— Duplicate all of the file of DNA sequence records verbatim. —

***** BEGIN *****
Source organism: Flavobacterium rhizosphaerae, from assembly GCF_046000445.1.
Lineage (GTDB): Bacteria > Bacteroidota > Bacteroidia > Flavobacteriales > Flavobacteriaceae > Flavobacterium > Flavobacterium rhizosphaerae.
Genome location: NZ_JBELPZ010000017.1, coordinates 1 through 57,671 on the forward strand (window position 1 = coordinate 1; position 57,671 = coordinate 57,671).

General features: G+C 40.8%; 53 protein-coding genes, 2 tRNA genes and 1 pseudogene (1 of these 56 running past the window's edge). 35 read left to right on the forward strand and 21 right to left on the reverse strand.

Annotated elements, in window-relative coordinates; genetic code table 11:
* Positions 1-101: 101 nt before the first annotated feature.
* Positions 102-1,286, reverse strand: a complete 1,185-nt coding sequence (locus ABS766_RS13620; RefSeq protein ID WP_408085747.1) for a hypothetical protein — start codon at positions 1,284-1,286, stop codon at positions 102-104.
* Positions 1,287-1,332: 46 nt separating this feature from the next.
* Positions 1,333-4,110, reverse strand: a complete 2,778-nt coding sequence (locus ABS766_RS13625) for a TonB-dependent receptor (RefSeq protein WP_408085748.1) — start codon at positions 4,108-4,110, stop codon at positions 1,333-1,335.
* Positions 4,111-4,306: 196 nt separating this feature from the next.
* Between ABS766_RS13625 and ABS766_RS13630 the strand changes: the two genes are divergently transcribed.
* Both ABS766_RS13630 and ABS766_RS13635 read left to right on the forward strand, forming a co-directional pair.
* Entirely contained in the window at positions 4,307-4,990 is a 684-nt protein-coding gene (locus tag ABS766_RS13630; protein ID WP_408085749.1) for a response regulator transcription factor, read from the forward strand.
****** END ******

Source organism: Flavobacterium rhizosphaerae, from assembly GCF_046000445.1.
Lineage (GTDB): Bacteria > Bacteroidota > Bacteroidia > Flavobacteriales > Flavobacteriaceae > Flavobacterium > Flavobacterium rhizosphaerae.
Genome location: NZ_JBELPZ010000017.1, coordinates 1 through 57,671 on the forward strand (window position 1 = coordinate 1; position 57,671 = coordinate 57,671).

General features: G+C 40.8%; 53 protein-coding genes, 2 tRNA genes and 1 pseudogene (1 of these 56 running past the window's edge). 35 read left to right on the forward strand and 21 right to left on the reverse strand.

Annotated elements, in window-relative coordinates; genetic code table 11:
* Positions 1-101: 101 nt before the first annotated feature.
* Positions 102-1,286, reverse strand: a complete 1,185-nt coding sequence (locus ABS766_RS13620; RefSeq protein ID WP_408085747.1) for a hypothetical protein — start codon at positions 1,284-1,286, stop codon at positions 102-104.
* Positions 1,287-1,332: 46 nt separating this feature from the next.
* Positions 1,333-4,110, reverse strand: a complete 2,778-nt coding sequence (locus ABS766_RS13625) for a TonB-dependent receptor (RefSeq protein WP_408085748.1) — start codon at positions 4,108-4,110, stop codon at positions 1,333-1,335.
* Positions 4,111-4,306: 196 nt separating this feature from the next.
* Between ABS766_RS13625 and ABS766_RS13630 the strand changes: the two genes are divergently transcribed.
* Both ABS766_RS13630 and ABS766_RS13635 read left to right on the forward strand, forming a co-directional pair.
* Entirely contained in the window at positions 4,307-4,990 is a 684-nt protein-coding gene (locus tag ABS766_RS13630; protein ID WP_408085749.1) for a response regulator transcription factor, read from the forward strand.